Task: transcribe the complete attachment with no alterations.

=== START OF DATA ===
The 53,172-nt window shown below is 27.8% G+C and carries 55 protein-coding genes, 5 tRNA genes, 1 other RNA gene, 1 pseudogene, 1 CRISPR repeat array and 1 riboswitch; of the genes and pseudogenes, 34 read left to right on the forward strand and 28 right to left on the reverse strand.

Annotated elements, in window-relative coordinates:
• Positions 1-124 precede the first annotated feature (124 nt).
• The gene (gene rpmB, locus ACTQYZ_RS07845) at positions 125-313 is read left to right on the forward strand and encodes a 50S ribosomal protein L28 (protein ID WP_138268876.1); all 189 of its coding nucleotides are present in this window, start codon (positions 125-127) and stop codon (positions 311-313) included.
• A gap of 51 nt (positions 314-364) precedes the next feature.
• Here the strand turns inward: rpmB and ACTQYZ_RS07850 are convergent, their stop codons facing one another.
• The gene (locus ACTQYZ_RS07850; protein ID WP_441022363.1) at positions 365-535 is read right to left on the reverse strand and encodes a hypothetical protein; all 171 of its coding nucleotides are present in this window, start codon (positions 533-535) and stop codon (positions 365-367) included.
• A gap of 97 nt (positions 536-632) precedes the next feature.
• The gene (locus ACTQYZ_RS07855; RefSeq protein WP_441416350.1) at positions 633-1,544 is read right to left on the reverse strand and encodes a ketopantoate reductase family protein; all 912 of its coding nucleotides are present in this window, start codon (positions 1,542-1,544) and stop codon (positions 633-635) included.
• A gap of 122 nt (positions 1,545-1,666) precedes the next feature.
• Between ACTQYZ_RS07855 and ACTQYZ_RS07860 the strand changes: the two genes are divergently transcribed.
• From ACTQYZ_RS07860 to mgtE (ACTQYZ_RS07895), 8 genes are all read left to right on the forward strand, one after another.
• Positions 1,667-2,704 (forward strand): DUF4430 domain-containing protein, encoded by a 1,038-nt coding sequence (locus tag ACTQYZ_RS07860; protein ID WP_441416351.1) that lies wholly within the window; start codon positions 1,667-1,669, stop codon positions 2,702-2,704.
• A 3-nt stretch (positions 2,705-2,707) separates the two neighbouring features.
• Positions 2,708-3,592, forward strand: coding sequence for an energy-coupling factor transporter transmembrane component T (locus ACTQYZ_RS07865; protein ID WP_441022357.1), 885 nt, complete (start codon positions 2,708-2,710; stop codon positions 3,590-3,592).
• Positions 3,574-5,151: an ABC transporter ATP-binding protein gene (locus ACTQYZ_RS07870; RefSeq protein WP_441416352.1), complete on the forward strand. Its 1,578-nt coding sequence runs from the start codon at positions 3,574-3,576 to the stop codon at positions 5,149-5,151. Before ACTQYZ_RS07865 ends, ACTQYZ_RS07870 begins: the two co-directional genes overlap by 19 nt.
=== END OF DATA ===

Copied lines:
The 53,172-nt window shown below is 27.8% G+C and carries 55 protein-coding genes, 5 tRNA genes, 1 other RNA gene, 1 pseudogene, 1 CRISPR repeat array and 1 riboswitch; of the genes and pseudogenes, 34 read left to right on the forward strand and 28 right to left on the reverse strand.

Annotated elements, in window-relative coordinates:
• Positions 1-124 precede the first annotated feature (124 nt).
• The gene (gene rpmB, locus ACTQYZ_RS07845) at positions 125-313 is read left to right on the forward strand and encodes a 50S ribosomal protein L28 (protein ID WP_138268876.1); all 189 of its coding nucleotides are present in this window, start codon (positions 125-127) and stop codon (positions 311-313) included.
• A gap of 51 nt (positions 314-364) precedes the next feature.
• Here the strand turns inward: rpmB and ACTQYZ_RS07850 are convergent, their stop codons facing one another.
• The gene (locus ACTQYZ_RS07850; protein ID WP_441022363.1) at positions 365-535 is read right to left on the reverse strand and encodes a hypothetical protein; all 171 of its coding nucleotides are present in this window, start codon (positions 533-535) and stop codon (positions 365-367) included.
• A gap of 97 nt (positions 536-632) precedes the next feature.
• The gene (locus ACTQYZ_RS07855; RefSeq protein WP_441416350.1) at positions 633-1,544 is read right to left on the reverse strand and encodes a ketopantoate reductase family protein; all 912 of its coding nucleotides are present in this window, start codon (positions 1,542-1,544) and stop codon (positions 633-635) included.
• A gap of 122 nt (positions 1,545-1,666) precedes the next feature.
• Between ACTQYZ_RS07855 and ACTQYZ_RS07860 the strand changes: the two genes are divergently transcribed.
• From ACTQYZ_RS07860 to mgtE (ACTQYZ_RS07895), 8 genes are all read left to right on the forward strand, one after another.
• Positions 1,667-2,704 (forward strand): DUF4430 domain-containing protein, encoded by a 1,038-nt coding sequence (locus tag ACTQYZ_RS07860; protein ID WP_441416351.1) that lies wholly within the window; start codon positions 1,667-1,669, stop codon positions 2,702-2,704.
• A 3-nt stretch (positions 2,705-2,707) separates the two neighbouring features.
• Positions 2,708-3,592, forward strand: coding sequence for an energy-coupling factor transporter transmembrane component T (locus ACTQYZ_RS07865; protein ID WP_441022357.1), 885 nt, complete (start codon positions 2,708-2,710; stop codon positions 3,590-3,592).
• Positions 3,574-5,151: an ABC transporter ATP-binding protein gene (locus ACTQYZ_RS07870; RefSeq protein WP_441416352.1), complete on the forward strand. Its 1,578-nt coding sequence runs from the start codon at positions 3,574-3,576 to the stop codon at positions 5,149-5,151. Before ACTQYZ_RS07865 ends, ACTQYZ_RS07870 begins: the two co-directional genes overlap by 19 nt.